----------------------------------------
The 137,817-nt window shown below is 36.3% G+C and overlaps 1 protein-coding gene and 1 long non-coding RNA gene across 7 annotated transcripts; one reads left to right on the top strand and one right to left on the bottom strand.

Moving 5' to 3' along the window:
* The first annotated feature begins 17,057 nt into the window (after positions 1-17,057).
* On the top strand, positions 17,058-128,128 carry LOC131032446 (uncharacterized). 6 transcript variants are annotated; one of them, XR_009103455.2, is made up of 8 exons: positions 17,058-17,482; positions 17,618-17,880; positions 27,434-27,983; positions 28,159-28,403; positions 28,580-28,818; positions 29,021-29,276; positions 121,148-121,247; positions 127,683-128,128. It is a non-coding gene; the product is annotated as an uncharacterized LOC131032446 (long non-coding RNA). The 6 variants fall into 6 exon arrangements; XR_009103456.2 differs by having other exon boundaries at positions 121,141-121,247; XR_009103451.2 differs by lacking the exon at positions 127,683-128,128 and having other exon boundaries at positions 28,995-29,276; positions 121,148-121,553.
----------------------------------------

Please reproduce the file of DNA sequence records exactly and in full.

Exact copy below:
The 137,817-nt window shown below is 36.3% G+C and overlaps 1 protein-coding gene and 1 long non-coding RNA gene across 7 annotated transcripts; one reads left to right on the top strand and one right to left on the bottom strand.

Moving 5' to 3' along the window:
* The first annotated feature begins 17,057 nt into the window (after positions 1-17,057).
* On the top strand, positions 17,058-128,128 carry LOC131032446 (uncharacterized). 6 transcript variants are annotated; one of them, XR_009103455.2, is made up of 8 exons: positions 17,058-17,482; positions 17,618-17,880; positions 27,434-27,983; positions 28,159-28,403; positions 28,580-28,818; positions 29,021-29,276; positions 121,148-121,247; positions 127,683-128,128. It is a non-coding gene; the product is annotated as an uncharacterized LOC131032446 (long non-coding RNA). The 6 variants fall into 6 exon arrangements; XR_009103456.2 differs by having other exon boundaries at positions 121,141-121,247; XR_009103451.2 differs by lacking the exon at positions 127,683-128,128 and having other exon boundaries at positions 28,995-29,276; positions 121,148-121,553.